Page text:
• Reply 13 of 155
    rob53 wrote: »
    It's not Apple's fault for doing their best to protect people's privacy.

    Exactly. The privacy that is being protected does not just involve normal email, text, photo and video communications, but also people' financial, tax, employment and health data.

    Moreover, it's naive to believe that some smart kid somewhere couldn't create yet another app to encrypt communications amongst the bad guys.
  • Reply 14 of 155
    freerange wrote: »
    As tragic as this event is, in 2013 alone over 11,000 people were murdered by guns in the US, and over 80,000 injured. Yet we vehemently defend our right to own guns. And these clowns think we should give up our right to privacy? If you want to prevent mass murder in the US, which happens every year, there is s better way to start than taking away our right to privacy, and our right to online security.

    "Those who would give up essential Liberty, to purchase a little temporary Safety, deserve neither Liberty nor Safety." —Benjamin Franklin
  • Reply 15 of 155
    Quote:

    Originally Posted by GadgetCanadaV2 View Post

     



    These idiot lawmakers just want to wiretap everyone. Do they really think we are all stupid enough to believe the terrorists will keep using iMessage after the US makes it mandatory by law to have a backdoor? No they will use other end-to-end encrypted technology and software freely available on the internet and the rest of the population will be open to NSA snooping into our lives. The arguments these lawmakers are completely flawed and make absolutely no sense. Don't believe the lies from these fear-mongerers.




    It's hard to believe they don't realize weakening security on devices only impacts people who are not doing anything wrong - as you said, the ones who want to hide what they are doing will seek other ways.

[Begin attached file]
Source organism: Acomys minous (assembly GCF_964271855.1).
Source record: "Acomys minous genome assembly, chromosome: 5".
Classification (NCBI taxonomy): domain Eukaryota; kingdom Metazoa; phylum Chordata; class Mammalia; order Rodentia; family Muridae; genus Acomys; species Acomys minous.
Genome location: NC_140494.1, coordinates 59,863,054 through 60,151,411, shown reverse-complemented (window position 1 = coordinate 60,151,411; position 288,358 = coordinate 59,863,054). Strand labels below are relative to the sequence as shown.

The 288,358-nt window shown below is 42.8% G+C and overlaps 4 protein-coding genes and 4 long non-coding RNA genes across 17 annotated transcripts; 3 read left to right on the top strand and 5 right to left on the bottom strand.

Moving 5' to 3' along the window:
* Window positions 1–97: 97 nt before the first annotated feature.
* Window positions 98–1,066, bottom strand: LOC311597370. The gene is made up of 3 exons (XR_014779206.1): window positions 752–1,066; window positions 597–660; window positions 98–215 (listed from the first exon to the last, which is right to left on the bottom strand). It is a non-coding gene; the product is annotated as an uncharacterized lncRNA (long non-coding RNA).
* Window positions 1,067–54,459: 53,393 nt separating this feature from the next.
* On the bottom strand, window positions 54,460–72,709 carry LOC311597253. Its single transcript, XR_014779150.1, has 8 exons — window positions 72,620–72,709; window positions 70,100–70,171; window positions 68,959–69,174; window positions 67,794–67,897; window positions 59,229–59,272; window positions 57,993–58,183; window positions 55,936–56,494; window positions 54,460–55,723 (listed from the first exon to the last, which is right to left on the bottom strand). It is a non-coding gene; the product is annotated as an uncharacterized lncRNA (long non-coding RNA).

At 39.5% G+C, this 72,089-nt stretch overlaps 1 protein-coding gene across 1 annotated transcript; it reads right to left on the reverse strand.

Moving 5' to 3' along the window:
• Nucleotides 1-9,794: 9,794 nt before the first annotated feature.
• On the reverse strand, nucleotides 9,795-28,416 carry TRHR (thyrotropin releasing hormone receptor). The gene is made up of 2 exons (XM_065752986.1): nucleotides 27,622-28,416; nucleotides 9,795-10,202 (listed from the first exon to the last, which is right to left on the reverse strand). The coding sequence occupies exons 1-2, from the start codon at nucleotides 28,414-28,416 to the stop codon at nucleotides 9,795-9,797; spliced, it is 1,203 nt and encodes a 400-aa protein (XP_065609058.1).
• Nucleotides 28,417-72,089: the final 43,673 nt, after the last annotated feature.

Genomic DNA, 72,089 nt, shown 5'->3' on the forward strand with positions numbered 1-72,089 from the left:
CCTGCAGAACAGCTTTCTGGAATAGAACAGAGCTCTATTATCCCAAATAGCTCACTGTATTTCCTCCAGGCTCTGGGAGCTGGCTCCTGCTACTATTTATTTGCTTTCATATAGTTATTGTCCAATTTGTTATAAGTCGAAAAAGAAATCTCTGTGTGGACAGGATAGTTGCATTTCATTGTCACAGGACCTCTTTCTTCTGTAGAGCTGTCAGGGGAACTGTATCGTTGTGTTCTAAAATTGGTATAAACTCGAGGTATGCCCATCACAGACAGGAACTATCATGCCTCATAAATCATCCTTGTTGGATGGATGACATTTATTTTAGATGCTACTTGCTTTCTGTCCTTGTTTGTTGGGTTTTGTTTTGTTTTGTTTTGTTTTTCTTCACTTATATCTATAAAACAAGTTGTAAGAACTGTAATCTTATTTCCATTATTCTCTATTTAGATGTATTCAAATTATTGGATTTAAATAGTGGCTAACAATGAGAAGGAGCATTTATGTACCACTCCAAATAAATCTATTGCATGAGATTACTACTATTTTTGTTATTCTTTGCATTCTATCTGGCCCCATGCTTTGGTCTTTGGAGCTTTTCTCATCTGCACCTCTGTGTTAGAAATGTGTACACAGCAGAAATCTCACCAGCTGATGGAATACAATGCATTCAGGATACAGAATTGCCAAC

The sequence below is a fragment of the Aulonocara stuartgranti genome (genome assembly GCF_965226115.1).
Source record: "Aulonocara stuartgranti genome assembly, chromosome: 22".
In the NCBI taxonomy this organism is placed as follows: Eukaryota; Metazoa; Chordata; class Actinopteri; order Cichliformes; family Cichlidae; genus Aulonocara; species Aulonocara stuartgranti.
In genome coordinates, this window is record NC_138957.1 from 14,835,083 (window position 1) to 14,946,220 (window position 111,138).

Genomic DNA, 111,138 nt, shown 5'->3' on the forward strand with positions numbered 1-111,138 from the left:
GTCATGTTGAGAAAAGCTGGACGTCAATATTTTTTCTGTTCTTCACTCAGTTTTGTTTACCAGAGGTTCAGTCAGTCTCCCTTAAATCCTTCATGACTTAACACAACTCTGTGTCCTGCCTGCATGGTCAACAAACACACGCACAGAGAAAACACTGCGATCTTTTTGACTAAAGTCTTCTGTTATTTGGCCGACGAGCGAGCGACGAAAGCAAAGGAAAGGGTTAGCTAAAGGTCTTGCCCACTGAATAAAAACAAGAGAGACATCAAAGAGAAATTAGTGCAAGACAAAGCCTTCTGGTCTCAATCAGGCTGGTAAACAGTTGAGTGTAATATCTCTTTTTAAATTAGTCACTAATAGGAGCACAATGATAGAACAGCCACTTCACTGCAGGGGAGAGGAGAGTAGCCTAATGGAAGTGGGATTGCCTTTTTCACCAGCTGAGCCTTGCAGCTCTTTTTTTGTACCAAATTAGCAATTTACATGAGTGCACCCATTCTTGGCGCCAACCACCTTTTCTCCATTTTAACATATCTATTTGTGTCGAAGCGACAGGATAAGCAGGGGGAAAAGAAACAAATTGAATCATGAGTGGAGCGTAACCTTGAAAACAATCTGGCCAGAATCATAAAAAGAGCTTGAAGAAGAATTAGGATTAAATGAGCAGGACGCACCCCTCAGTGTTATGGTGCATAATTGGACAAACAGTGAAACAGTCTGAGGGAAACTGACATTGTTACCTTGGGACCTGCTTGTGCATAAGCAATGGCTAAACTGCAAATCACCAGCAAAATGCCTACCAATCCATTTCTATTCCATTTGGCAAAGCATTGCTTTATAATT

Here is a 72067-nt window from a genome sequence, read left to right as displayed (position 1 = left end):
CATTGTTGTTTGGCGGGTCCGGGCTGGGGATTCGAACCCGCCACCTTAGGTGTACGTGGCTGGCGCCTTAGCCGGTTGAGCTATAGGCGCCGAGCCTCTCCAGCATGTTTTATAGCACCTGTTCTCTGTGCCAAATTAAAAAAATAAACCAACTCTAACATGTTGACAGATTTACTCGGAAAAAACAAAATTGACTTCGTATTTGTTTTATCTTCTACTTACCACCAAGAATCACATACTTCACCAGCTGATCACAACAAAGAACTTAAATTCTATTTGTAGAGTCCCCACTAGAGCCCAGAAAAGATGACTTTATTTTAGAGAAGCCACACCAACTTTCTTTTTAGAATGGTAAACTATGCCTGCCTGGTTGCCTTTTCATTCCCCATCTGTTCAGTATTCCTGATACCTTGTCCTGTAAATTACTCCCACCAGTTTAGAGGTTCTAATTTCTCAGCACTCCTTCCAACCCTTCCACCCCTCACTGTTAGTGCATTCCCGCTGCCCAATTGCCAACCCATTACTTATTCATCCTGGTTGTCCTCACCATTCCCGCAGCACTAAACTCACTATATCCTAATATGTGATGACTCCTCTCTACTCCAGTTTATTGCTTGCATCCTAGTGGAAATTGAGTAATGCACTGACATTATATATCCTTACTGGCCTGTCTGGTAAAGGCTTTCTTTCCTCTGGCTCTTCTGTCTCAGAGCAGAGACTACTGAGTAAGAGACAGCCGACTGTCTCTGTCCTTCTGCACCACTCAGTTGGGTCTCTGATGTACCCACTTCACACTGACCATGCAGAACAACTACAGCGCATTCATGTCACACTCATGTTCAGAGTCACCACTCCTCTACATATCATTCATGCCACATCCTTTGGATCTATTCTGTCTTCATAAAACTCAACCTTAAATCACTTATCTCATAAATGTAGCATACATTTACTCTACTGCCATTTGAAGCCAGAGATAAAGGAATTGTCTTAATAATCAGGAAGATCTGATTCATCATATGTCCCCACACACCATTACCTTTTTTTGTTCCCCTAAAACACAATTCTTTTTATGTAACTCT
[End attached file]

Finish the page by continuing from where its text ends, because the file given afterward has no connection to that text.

The only two things I can think of why they're pushing for this so they have a built in excuse if something happens, or giving the impression they are "doing something".

    It's difficult to believe they don't know it will make everyone, but the "intended targets", more vulnerable.

  • Reply 16 of 155
    Quote:

    Originally Posted by FreeRange View Post



    As tragic as this event is, in 2013 alone over 11,000 people were murdered by guns in the US, and over 80,000 injured. Yet we vehemently defend our right to own guns. And these clowns think we should give up our right to privacy? If you want to prevent mass murder in the US, which happens every year, there is s better way to start than taking away our right to privacy, and our right to online security.



    I don't think inanimate objects murder people. And given the article topic, guns are largely banned in France; how'd that turn out?

  • Reply 17 of 155

    Jeeze, sounds like a tea-bagger convention in here.

  • Reply 18 of 155

    There are NRA members in France.  They would sell guns to Heydrich.

  • Reply 19 of 155

    I don't think inanimate objects murder people. And given the article topic, guns are largely banned in France; how'd that turn out?

    No access does. Let's see, we have 10,000 gun deaths a year. They would need several attacks a week to catch up to us.
    We have our own terrorist who go into theaters and kill for the fun of it with cops on site.
  • Reply 20 of 155

    Meanwhile, laws protecting privacy are like laws protecting free speech.  They aren't tested by Republican wimps reciting nursery rhymes.